As reported by The Hartford Courant, May 25, 2008.

Childhood of Trauma Is How Jay Got That Way

By Susan Campbell

Jay Smith's official 2-inch thick file is a baby book for the broken-hearted. On page after page of Department of Children and Families forms, first steps are replaced by therapist notes, locks of hair by angry poetry, hand-print turkeys with diagnoses.

To say Jay's start was rocky doesn't begin to tell her story. Her mother was addicted to cocaine. There was violence at home; Jay sometimes showed up at school with dark bruises, and people who knew the family started calling the state to report the neglect of Jay when she was barely old enough to go to school.

This was a girl who tested limits, trusted no one and later showed up at school with a bag of marijuana around her neck. Over the years, Jay Smith, who abandoned her birth name to start over, bounced from foster care to a hospital to a shelter to a group home. Her nomadic experience is not unique, and, as with other children in the system, constant turmoil and new placements only added to her wounds.

It also made her difficult to diagnose and treat effectively. Along the way, a round of doctors diagnosed her with everything from depression to oppositional defiant disorder. But buried in the notes, years after someone first called DCF, is a diagnosis that so often goes missing in a traumatic childhood: post-traumatic stress disorder. Somewhere along the way, a mental health professional thought to consider Jay's upbringing as at least part of an explanation of her acting out.

Formerly considered the provenance of combat veterans and survivors of childhood or domestic abuse, anxiety disorders such as PTSD are slowly gaining ground as a diagnosis among children like Jay, but only slowly, according to studies from groups such as the Child Welfare League and the Dartmouth Psychiatric Research Center. Dartmouth research says most trauma survivors are never diagnosed or treated.

A proper diagnosis might be missed for a variety of reasons, not the least of which is a child's frequent movements through the system. New research shows that a child's response to trauma may be more complex than traditional diagnoses. Some researchers - Julian D. Ford, Ph.D., director of the Connecticut-based Center for Trauma Response, Recovery and Preparedness, among them - seek to include in the next edition of the Diagnostic and Statistical Manual of Mental Disorders, the guidebook for mental health professionals, something called "developmental trauma disorder," which would include anxiety and behavior, cognitive and learning problems, along with a wider range of emotional and behavioral problems, and perhaps put more children on the road to recovery.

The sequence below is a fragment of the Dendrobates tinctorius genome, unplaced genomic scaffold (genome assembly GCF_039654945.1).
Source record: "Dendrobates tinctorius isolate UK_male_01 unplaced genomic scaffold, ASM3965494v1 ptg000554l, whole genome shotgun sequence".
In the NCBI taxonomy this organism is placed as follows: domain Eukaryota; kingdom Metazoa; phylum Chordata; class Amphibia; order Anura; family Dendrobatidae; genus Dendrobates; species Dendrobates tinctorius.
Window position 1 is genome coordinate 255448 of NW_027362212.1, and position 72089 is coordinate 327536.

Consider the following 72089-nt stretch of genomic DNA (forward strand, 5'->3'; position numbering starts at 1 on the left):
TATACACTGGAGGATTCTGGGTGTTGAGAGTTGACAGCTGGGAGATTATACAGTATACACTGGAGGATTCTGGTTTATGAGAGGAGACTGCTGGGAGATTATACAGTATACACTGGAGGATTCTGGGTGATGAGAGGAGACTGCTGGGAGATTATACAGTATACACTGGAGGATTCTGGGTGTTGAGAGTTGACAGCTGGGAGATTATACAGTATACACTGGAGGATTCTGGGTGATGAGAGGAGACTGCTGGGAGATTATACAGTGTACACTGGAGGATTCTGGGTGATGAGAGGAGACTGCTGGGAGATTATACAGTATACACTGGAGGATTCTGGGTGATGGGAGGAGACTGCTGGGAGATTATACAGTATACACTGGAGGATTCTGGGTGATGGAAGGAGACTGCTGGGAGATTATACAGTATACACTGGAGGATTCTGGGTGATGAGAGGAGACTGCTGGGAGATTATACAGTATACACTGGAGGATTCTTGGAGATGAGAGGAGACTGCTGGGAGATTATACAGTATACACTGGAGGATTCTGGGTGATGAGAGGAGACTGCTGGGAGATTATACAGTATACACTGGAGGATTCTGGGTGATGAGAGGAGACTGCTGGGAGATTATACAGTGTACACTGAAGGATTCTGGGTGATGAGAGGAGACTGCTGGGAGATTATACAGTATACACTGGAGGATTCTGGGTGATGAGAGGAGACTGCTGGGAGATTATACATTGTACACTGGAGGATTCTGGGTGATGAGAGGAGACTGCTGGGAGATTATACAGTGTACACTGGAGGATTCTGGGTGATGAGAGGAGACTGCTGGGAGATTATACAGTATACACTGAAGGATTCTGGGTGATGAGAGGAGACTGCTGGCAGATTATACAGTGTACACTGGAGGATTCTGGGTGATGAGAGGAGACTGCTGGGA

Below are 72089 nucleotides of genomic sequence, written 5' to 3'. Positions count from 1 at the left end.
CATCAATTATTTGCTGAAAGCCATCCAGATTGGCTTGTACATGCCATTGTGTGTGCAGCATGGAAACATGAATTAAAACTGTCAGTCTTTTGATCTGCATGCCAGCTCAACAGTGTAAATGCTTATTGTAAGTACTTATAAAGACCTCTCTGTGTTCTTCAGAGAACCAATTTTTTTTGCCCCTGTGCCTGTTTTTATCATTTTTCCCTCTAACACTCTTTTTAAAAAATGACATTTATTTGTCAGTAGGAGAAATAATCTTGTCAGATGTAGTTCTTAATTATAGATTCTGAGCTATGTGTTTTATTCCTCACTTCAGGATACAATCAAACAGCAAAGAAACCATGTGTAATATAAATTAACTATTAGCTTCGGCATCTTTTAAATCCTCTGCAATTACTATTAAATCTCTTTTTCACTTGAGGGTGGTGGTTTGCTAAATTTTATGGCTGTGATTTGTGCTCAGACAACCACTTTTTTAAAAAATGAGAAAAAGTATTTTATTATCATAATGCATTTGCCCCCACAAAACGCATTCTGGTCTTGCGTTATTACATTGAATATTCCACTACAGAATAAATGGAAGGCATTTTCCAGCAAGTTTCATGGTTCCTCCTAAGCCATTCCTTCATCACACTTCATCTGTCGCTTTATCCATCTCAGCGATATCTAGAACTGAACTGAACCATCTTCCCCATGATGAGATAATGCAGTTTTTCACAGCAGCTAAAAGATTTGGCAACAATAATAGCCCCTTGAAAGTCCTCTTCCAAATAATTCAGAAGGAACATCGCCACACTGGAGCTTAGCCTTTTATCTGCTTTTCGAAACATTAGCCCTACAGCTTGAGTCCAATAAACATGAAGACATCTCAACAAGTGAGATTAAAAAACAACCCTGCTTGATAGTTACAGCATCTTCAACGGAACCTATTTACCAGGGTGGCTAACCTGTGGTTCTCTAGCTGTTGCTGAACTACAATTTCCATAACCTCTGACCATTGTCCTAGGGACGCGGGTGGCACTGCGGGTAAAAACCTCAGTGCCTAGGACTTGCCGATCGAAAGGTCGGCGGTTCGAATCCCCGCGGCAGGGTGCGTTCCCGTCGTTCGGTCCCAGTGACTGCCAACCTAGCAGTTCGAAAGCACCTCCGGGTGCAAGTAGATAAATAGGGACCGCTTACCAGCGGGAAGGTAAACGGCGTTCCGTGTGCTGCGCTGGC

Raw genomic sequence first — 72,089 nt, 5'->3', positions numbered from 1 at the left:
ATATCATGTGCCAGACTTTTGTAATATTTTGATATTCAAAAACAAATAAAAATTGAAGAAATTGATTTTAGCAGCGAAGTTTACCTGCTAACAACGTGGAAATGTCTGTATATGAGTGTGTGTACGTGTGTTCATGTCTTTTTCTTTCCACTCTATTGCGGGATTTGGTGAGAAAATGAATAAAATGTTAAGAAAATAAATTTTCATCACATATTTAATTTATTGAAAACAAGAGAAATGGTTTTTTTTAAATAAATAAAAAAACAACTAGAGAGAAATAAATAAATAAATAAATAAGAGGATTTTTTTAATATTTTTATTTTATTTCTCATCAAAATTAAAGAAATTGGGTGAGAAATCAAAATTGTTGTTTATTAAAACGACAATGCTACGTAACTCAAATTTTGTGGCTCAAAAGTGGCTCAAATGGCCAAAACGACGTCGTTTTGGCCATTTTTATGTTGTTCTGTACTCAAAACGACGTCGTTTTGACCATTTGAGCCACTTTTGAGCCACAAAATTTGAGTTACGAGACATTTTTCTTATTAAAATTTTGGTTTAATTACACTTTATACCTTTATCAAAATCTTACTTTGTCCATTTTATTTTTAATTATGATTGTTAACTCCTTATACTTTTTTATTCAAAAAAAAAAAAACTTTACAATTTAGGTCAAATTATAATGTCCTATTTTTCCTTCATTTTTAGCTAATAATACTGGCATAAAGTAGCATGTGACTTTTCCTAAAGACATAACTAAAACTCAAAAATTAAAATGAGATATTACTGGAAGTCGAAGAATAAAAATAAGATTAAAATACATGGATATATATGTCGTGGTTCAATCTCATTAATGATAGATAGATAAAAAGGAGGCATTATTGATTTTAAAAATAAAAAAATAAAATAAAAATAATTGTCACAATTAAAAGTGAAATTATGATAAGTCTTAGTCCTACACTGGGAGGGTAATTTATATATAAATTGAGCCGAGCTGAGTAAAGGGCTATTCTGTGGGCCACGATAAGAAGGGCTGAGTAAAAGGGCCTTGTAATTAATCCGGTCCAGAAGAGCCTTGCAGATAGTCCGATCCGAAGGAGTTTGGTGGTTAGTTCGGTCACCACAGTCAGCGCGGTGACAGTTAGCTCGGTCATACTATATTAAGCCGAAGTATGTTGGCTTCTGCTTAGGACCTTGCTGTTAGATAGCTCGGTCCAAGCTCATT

Trauma - catastrophic events that are outside the norm and have long-term effects - affects children differently than it does adults. Therapists often don't spend enough time with their young clients to make a proper diagnosis, even though clinicians say that trauma threads its way through the lives of most children found in treatment, school detention or jail, urban or suburban. Already, overburdened teachers rarely have the time or training to identify traumatized children, and so, just as Jay was neglected at home, traumatized children are left wanting, with disastrous results.

The effects of childhood trauma cannot be overstated. A recent study from the Massachusetts-based Trauma Center at the Justice Resource Institute says that children subjected to trauma learn to ignore either what they feel or what they perceive. This is not to say that all traumatized children grow up to be unhappy adults, but there is a greater chance that they will deal with depression, substance abuse, and a host of other life-altering disorders.

Ford said 7 percent of the population has one of the better-known trauma-induced disorders, PTSD, but studies suggest that number jumps to 15 percent within the juvenile justice system nationally. Some studies suggest that as many as half of some populations of troubled youth exhibit symptoms of PTSD. And that's not counting other anxiety disorders, including panic, phobias, social phobia, separation anxiety and generalized anxiety, said Ford.

Most research follows traumatic events such as Hurricane Katrina or the 9/11 attacks. For many researchers, corrosive, everyday violence - street shootings and domestic violence - has been slower to get attention.

In Connecticut, state child advocate Jeanne Milstein remembers an adolescent boy, upon hearing her talk about gun control, looking at her wryly and saying, "Lady, everybody has a gun."

Yet Ford said most affected children lack a diagnosis that could move them through treatment to fruitful adulthood. Instead, they're punished for bad behavior or - at best - diagnosed with something like ADHD. That may, in fact, be a correct diagnosis, but it's not the only one.

Smart, tough, funny Jay, now in her 20s, now enrolled in college and married with children, often wonders what her life would look like if DCF had stepped in earlier. Add to that question this: What would Jay's life look like if she had been properly treated for trauma?

This is the first of four columns looking at the effects of trauma on children and the gap in diagnosis and treatment. On Wednesday: Why a proper diagnosis is vital.